Iowa Sports Betting Revenue Reports

Iowa sports fans cheered for the 2019 legalization of sports betting for the love of the games. At the same time, the Iowa Senate was cheering for the increased tax revenue that will help balance the state’s books.

Both retail and online sports betting will contribute to the bottom line in Iowa. Early numbers are in, though with only a few apps available, this is far from the expected final tally.

On this page, we explore the tax revenue from sports betting in Iowa from several angles. 

First, we cover the sources of revenue via the rates outlined in bill SF 617

After that, we look at the first month of sports betting. By accounting for the population and comparing it with New Jersey, where sports betting has been running longer, we can get an idea of the long-term revenue levels.

Finally, we speculate how revenues might look if Iowa ever regulated online casino games.

Iowa Senate bill SF 617: Taxation levels

Sports betting has a lower overall tax rate in Iowa than in many other states. It was set at 6.5% of net revenues in bill SF 617. Comparing it with Pennsylvania at 36% and New Jersey at 13% (8.5% for retail), this is a smaller percentage.

In addition to this tax, there are licensing fees for each online sportsbook. These are $45,000 per license, with an annual renewal fee of $10,000. 

Each of the 18 casinos in Iowa can apply for two separate mobile betting licenses. This caps the maximum tax at 45×18 = $810,000.

This amount is only part of the tax take. Winnings from sports betting are also taxable, with limited scope to offset losses. 

With the sportsbooks obliged to report on bigger wins, this could be a significant contribution to the state coffers. Unlike the licensing and reported taxes through the sportsbooks, adjustments to individual tax returns will be harder to estimate.

Finally, there are contributions from additional employment to consider. Sportsbooks will need tellers and additional service staff. Similarly, casinos will need to employ teams to work with their technology partners, working on promotions and cross over with the retail sportsbooks.

Initial revenue for sports betting in Iowa

September 2019 was Iowa’s first full month of sports betting. 

Retail sportsbooks launched at the end of August, with the first (William Hill) apps joining soon after.

It was a significant effort from Iowa casinos that were keen to launch in time for the start of the NFL season, a busy time for sports betting.

Revenues for September are based on a reported $40 million in turnover. With the 6.5% tax rate, this gives an unadjusted figure of $2.6 million. 

There are many reasons to think this is on the low side of expectations for ongoing revenues. 

Several factors play into this, including the late debut of apps, the need to complete in-person registration at the casino sportsbooks, and the lack of familiarity for many Iowans of the new betting formats.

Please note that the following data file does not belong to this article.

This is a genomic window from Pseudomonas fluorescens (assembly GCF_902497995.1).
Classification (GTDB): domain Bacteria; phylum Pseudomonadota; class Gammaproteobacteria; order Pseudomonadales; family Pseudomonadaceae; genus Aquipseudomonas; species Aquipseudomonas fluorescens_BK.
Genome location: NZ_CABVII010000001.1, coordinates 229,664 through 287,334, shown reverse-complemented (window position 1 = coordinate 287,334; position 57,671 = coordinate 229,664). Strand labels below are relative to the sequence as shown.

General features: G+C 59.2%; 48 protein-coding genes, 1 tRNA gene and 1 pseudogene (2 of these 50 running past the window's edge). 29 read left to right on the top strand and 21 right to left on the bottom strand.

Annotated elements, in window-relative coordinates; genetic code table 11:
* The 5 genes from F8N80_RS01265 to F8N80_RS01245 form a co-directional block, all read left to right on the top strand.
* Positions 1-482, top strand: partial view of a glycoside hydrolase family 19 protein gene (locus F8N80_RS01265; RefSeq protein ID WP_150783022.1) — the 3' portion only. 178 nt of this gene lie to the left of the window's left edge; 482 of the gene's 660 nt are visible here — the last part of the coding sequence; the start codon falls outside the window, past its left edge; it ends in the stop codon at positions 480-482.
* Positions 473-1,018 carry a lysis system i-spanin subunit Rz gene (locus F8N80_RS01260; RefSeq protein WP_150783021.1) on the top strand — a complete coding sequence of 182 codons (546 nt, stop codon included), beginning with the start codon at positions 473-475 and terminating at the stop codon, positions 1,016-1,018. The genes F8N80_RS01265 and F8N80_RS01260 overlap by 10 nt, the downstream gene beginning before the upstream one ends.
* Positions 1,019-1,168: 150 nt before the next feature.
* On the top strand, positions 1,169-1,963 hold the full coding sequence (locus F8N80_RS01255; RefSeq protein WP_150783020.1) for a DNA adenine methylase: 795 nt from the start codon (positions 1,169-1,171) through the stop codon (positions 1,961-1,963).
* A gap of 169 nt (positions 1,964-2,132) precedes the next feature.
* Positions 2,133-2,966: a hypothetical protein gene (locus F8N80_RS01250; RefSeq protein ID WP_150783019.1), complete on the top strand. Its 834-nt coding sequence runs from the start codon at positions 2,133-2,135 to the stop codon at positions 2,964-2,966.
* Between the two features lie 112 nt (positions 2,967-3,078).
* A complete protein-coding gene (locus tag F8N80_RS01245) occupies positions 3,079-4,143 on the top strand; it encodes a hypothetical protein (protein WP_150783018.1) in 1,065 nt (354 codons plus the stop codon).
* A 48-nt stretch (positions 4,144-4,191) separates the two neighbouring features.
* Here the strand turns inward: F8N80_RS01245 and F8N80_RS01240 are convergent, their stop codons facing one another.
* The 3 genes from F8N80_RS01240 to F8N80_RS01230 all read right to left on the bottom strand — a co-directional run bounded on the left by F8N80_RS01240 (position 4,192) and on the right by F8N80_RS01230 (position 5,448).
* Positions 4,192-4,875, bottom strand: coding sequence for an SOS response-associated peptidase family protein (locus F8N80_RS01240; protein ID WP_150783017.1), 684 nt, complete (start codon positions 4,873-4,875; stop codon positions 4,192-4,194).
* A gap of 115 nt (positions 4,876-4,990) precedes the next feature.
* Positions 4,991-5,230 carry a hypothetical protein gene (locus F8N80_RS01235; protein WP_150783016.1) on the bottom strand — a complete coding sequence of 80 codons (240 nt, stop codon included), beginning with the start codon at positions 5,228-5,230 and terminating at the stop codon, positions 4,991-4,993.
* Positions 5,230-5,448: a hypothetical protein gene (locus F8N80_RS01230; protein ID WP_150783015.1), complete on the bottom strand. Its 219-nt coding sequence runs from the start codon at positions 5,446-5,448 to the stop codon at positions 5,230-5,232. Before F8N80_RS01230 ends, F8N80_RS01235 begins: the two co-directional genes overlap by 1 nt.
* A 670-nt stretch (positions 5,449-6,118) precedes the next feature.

This number also excludes those licensing fees and individual taxes from big winners.

Predicting future revenues from Iowa sports betting can be made more accurate by comparing it to a mature, regulated betting market.

New Jersey was the first to go live with both casino games and sports online and hosts a network of retail sportsbooks spanning Atlantic City and the major racetracks. NJ’s first online sportsbooks went live in 2018.

While the tax rate is different, revenues should be on par after accounting for the diverse-sized populations:

  • NJ Sports Betting Revenue: 284 per month
  • NJ Population: 9 million (rounded)
  • Iowa Revenue: 6.5% of 100 million, adjusted for the 35% population size

That would give a monthly revenue of $6.5 million per month.

Most recent revenue figures for Iowa sports betting

The following is a breakdown of Iowa’s handle and revenue for the full month of November. Total handle for the month was over $59.3 million, while revenue slipped to $3.6 million.

CasinoCombined HandleMobile Sports Betting HandleCombined Revenue*Mobile Sports Betting RevenueTaxes (6.5%)
Ameristar II$4,452,158N/A$343,340N/A$23,175
Catfish Bend Casino $753,519$26,263$24,499$4,383$1,654
Diamond Jo -
Diamond Jo -
Grand Falls Casino
Hard Rock Casino$1,695,244N/A$171,018N/A$11,531
Harrah's Council
Bluffs Casino &
Horseshoe Casino
Council Bluffs
Isle of Capri -
Isle Casino Hotel
Lakeside Casino $1,440,182$1,051,266$113,169$53,983$7,639
Prairie Meadows
Racetrack & Casino
Q Casino
Rhythm City Casino
Riverside Casino
and Golf Resort
Wild Rose - Clinton
Wild Rose -
Wild Rose -

Greater revenue from online casino games

While sports betting is popular, this is not the biggest generator of revenue for state coffers. 

Casino games made Iowa $300 million in tax, based on $1.5 billion in turnover in 2018. Add to this, the thousands of people employed by these venues, and tax on winnings reported via a WG2 form, and the total goes even higher.

Online casino gaming generates a considerable amount of tax revenue in New Jersey, with Pennsylvania (another recently regulated state) showing similar levels on a population-adjusted basis.

There is currently no movement in the Iowa Senate to expand bill SF 617 to include casino games.

Should the rollout of sports betting apps and websites be a success, there is hope that this could be put forward at some point down the line.

Online poker generates lower levels of revenue; this runs successfully alongside casino gaming in other states.

Iowa should see a significant boost from sports betting revenues

With fair tax rates and a significant take-up from casinos around Iowa, sports betting could bring in significant revenues to state coffers. 

At 6.5%, this tax rate is lower than in other states. 

Based on turnover, wins for individual players and the added employment taxation, sports betting could be a major boost for Iowa once it becomes established.